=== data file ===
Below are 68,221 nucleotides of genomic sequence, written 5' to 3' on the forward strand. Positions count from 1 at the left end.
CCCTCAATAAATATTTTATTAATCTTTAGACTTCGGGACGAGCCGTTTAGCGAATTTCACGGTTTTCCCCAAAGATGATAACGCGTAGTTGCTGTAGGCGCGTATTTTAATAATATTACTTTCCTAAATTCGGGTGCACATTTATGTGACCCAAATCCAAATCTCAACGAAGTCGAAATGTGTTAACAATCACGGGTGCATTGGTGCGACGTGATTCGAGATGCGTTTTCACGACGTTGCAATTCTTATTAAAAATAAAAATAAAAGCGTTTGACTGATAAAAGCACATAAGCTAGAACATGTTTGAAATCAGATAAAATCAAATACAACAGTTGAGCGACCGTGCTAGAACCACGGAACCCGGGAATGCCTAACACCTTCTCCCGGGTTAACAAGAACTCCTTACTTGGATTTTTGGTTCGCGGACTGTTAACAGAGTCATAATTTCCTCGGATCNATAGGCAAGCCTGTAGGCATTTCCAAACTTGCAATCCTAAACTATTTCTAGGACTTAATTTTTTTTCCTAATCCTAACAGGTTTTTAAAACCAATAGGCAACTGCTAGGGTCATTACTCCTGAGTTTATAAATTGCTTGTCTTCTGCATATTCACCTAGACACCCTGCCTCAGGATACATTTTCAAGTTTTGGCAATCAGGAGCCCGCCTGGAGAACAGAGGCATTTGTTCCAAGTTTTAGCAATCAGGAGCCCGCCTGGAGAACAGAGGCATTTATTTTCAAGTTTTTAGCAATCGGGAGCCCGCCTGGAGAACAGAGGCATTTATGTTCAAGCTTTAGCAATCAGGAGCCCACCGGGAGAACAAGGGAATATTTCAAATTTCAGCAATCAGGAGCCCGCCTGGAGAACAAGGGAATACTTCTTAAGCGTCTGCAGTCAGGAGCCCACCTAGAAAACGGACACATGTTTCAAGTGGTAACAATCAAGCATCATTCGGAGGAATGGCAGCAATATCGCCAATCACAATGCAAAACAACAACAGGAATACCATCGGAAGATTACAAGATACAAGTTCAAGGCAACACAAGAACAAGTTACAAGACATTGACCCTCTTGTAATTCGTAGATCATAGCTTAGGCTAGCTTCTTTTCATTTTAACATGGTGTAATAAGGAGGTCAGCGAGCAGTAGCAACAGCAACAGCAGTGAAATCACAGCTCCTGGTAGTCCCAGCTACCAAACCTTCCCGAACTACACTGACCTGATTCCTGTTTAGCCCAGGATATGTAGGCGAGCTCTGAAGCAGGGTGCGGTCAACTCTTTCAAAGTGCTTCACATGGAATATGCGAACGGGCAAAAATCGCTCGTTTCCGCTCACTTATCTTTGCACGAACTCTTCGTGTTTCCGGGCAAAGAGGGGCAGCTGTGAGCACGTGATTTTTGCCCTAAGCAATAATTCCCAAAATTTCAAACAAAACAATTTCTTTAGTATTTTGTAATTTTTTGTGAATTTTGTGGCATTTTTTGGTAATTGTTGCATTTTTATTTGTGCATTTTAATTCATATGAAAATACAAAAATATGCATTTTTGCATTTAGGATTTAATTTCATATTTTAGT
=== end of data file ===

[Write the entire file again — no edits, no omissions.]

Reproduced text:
Below are 68,221 nucleotides of genomic sequence, written 5' to 3' on the forward strand. Positions count from 1 at the left end.
CCCTCAATAAATATTTTATTAATCTTTAGACTTCGGGACGAGCCGTTTAGCGAATTTCACGGTTTTCCCCAAAGATGATAACGCGTAGTTGCTGTAGGCGCGTATTTTAATAATATTACTTTCCTAAATTCGGGTGCACATTTATGTGACCCAAATCCAAATCTCAACGAAGTCGAAATGTGTTAACAATCACGGGTGCATTGGTGCGACGTGATTCGAGATGCGTTTTCACGACGTTGCAATTCTTATTAAAAATAAAAATAAAAGCGTTTGACTGATAAAAGCACATAAGCTAGAACATGTTTGAAATCAGATAAAATCAAATACAACAGTTGAGCGACCGTGCTAGAACCACGGAACCCGGGAATGCCTAACACCTTCTCCCGGGTTAACAAGAACTCCTTACTTGGATTTTTGGTTCGCGGACTGTTAACAGAGTCATAATTTCCTCGGATCNATAGGCAAGCCTGTAGGCATTTCCAAACTTGCAATCCTAAACTATTTCTAGGACTTAATTTTTTTTCCTAATCCTAACAGGTTTTTAAAACCAATAGGCAACTGCTAGGGTCATTACTCCTGAGTTTATAAATTGCTTGTCTTCTGCATATTCACCTAGACACCCTGCCTCAGGATACATTTTCAAGTTTTGGCAATCAGGAGCCCGCCTGGAGAACAGAGGCATTTGTTCCAAGTTTTAGCAATCAGGAGCCCGCCTGGAGAACAGAGGCATTTATTTTCAAGTTTTTAGCAATCGGGAGCCCGCCTGGAGAACAGAGGCATTTATGTTCAAGCTTTAGCAATCAGGAGCCCACCGGGAGAACAAGGGAATATTTCAAATTTCAGCAATCAGGAGCCCGCCTGGAGAACAAGGGAATACTTCTTAAGCGTCTGCAGTCAGGAGCCCACCTAGAAAACGGACACATGTTTCAAGTGGTAACAATCAAGCATCATTCGGAGGAATGGCAGCAATATCGCCAATCACAATGCAAAACAACAACAGGAATACCATCGGAAGATTACAAGATACAAGTTCAAGGCAACACAAGAACAAGTTACAAGACATTGACCCTCTTGTAATTCGTAGATCATAGCTTAGGCTAGCTTCTTTTCATTTTAACATGGTGTAATAAGGAGGTCAGCGAGCAGTAGCAACAGCAACAGCAGTGAAATCACAGCTCCTGGTAGTCCCAGCTACCAAACCTTCCCGAACTACACTGACCTGATTCCTGTTTAGCCCAGGATATGTAGGCGAGCTCTGAAGCAGGGTGCGGTCAACTCTTTCAAAGTGCTTCACATGGAATATGCGAACGGGCAAAAATCGCTCGTTTCCGCTCACTTATCTTTGCACGAACTCTTCGTGTTTCCGGGCAAAGAGGGGCAGCTGTGAGCACGTGATTTTTGCCCTAAGCAATAATTCCCAAAATTTCAAACAAAACAATTTCTTTAGTATTTTGTAATTTTTTGTGAATTTTGTGGCATTTTTTGGTAATTGTTGCATTTTTATTTGTGCATTTTAATTCATATGAAAATACAAAAATATGCATTTTTGCATTTAGGATTTAATTTCATATTTTAGT